Mount Cristo Rey stands high above the Sunland Park area at the point where Texas, New Mexico and the country of Mexico meet.

Work on the monument, it's not technically a crucifix, began in 1934 with a wooden cross which was soon replaced by one made of metal. Work on what we see today took over a year and was finished around 1938. It's not considered a true crucifix because the hands of Jesus Christ are facing downwards as though blessing those below and not affixed to the cross itself.

Cristo Rey stands atop the Sierra de Cristo Rey, originally known as the Cerro de los Muleros or, "Mule Drivers Mountain". The project was the idea of Father Lourdes Costa, who presided over San Jose Catholic Church located in what was then Smeltertown. (Don't look for it, it's long gone.)  At the time, they weren't even sure who could claim the mountain; the United States or Mexico.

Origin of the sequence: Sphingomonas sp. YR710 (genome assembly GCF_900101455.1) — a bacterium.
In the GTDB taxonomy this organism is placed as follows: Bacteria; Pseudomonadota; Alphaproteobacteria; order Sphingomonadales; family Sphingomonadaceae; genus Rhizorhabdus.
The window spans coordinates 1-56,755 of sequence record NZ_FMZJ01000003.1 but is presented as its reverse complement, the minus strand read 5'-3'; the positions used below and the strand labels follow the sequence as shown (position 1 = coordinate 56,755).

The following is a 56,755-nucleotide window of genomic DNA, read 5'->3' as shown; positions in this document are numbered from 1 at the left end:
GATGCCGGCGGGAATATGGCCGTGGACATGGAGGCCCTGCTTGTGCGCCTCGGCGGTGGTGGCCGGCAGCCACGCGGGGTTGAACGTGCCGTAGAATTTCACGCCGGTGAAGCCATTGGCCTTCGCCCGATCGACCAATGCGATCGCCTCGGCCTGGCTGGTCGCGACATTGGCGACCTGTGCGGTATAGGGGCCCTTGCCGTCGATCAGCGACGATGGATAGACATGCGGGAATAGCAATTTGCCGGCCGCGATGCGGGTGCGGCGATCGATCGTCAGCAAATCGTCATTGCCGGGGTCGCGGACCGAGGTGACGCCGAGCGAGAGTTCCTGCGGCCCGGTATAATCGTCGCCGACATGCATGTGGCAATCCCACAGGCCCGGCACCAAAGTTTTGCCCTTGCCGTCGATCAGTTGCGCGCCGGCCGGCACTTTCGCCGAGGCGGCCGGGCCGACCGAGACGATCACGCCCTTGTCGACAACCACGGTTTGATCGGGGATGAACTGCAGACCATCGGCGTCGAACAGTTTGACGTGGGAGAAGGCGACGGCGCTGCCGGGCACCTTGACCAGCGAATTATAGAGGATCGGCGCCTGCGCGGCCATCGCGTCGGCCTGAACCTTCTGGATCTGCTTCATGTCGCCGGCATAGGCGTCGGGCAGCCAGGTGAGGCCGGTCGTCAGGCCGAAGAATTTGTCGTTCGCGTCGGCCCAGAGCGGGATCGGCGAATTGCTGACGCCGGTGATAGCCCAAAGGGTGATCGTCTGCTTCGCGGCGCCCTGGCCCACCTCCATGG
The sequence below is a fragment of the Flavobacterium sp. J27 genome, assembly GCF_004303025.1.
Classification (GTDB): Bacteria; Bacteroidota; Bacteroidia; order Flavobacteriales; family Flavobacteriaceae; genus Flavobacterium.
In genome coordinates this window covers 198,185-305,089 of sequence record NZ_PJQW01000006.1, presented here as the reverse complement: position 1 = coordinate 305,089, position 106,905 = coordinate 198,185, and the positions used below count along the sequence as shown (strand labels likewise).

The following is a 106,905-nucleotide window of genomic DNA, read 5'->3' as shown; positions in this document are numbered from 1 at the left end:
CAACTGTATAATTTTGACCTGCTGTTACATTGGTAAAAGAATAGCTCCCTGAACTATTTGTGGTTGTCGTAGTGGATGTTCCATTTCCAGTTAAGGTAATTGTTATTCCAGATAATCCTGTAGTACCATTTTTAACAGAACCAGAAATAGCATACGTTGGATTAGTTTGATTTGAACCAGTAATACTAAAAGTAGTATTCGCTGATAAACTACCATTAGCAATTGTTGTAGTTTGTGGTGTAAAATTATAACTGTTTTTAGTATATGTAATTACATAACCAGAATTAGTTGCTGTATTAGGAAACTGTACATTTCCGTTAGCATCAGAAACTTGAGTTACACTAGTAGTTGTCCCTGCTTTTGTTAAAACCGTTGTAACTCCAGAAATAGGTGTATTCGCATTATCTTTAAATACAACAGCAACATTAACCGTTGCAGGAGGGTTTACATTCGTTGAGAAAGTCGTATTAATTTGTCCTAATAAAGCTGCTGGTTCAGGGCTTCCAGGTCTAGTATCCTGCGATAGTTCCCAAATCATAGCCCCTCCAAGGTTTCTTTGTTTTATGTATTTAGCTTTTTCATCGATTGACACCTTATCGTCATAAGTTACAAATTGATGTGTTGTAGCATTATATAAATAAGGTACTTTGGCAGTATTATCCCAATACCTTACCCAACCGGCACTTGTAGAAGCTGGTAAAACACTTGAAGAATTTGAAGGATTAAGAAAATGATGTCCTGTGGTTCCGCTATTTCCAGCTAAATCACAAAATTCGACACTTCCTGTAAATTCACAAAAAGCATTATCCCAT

The trail leading to the top of Sierra de Cristo Rey is a little over 4 miles in length and is open to hikers and the faithful pretty much all the time. Visitors should know that, with the exception of organized special events, there is no security along the trail nor will you find any facilities or medical aid. Bandits have been know to lurk in the area so, sadly, you go there at your own risk. It is not advisable to ever go alone. With the exception of "special event" days, you should let the Sunland Park Police Department know when you are going. Be sure and let them know when you return as well.

Simply call (575) 526 - 0795, then push #6.

El Pasoans in the Poppies

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